The non-division of assets
By Leslie Phelan
I didn’t get Brutus and Isabel on my own. I was 22 at the time and still a student. The only income in my household at the time came from my live-in boyfriend, a successful entrepreneur for his age, but he was just a year older than me. We were young and in love, and while I think we both knew that we weren’t going to be together forever, it was fun to pretend we might be. If we were playing house, it felt very close to being real.
When we got the pugs on a whim, we got two, a boy and a girl. We decided that if ever we were to split up, I would keep the girl and he the boy. It all seemed so simple then. So we got them, and they peed all over the carpets of our high-rise apartment and chewed through more than one pair of designer shoes (his and mine). But we fell in love with the pugs so deeply that none of those details really mattered.
Fast forward two years. My boyfriend and I frequently fought, sometimes scaring our full-grown pugs into hiding. We decided to break up amicably–maturely even. It was over, and that was fine with both of us. But what about the pugs?! That was the real issue on the table. How could we split up our two babies? They went together like peanut butter and jam, and came in a pair like shoes. Besides, I loved Brutus way too much to say goodbye to him and Isabel was my ex’s baby girl. I walked them on a linker leash, for Pete’s sake. They were virtually twins–merged by time into one single smooshy-faced entity.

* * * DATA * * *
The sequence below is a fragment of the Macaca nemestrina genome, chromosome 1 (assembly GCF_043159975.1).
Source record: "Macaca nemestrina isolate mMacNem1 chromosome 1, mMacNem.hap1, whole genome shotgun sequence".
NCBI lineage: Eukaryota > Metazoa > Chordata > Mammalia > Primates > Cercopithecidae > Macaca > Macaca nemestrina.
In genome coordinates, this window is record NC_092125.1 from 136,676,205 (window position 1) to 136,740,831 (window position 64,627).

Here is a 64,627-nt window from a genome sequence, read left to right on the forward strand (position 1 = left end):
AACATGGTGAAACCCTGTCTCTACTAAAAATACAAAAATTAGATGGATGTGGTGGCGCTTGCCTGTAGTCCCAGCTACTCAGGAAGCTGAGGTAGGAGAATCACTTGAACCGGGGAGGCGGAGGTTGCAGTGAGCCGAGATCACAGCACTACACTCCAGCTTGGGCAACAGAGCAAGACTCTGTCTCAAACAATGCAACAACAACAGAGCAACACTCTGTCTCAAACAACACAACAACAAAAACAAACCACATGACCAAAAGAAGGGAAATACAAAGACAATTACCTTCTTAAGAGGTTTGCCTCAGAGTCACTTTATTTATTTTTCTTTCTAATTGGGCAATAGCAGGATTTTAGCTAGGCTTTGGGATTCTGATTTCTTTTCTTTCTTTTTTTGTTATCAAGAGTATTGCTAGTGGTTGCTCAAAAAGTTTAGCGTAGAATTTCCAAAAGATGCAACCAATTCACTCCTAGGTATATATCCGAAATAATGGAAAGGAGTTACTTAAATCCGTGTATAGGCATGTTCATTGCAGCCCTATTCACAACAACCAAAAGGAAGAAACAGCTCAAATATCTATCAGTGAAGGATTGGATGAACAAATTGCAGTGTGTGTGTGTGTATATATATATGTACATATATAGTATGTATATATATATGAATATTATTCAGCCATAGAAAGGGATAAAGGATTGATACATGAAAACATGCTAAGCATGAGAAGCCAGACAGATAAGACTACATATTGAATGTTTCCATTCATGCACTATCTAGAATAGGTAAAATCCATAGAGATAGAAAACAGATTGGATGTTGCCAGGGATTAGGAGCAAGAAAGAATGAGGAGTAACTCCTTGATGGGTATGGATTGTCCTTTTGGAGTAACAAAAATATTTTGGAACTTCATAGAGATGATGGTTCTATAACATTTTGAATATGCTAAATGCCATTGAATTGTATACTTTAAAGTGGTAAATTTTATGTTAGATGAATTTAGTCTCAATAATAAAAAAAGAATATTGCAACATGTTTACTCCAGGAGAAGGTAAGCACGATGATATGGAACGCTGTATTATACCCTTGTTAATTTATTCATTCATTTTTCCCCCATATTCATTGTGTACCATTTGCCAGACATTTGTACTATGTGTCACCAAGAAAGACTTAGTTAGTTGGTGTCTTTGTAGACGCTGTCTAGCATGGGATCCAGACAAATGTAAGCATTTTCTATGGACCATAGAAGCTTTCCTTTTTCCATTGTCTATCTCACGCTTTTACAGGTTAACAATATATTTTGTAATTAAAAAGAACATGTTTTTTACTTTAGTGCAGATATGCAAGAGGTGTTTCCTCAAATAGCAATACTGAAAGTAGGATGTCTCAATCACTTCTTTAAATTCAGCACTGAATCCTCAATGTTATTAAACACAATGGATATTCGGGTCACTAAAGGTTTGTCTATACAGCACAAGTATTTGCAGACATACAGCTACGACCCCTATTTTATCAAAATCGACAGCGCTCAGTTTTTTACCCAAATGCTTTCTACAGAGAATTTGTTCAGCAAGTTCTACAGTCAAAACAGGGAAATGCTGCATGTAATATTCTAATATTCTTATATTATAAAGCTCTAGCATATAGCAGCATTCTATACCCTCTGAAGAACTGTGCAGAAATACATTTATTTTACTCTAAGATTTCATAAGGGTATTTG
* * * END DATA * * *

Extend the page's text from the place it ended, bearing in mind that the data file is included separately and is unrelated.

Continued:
If you ever find yourself in such a situation, be forewarned: splitting up siblings is not only unfair, but I would even say cruel. Like us, dogs have feelings, emotions, and attachments. My ex and I ultimately came to a shared custody agreement. As much as we both wanted to move on with our lives and date new people without emotional baggage, we are bound to one another for as long as Brutus and Isabel needs us to be. I guess that’s what it means to be an adult.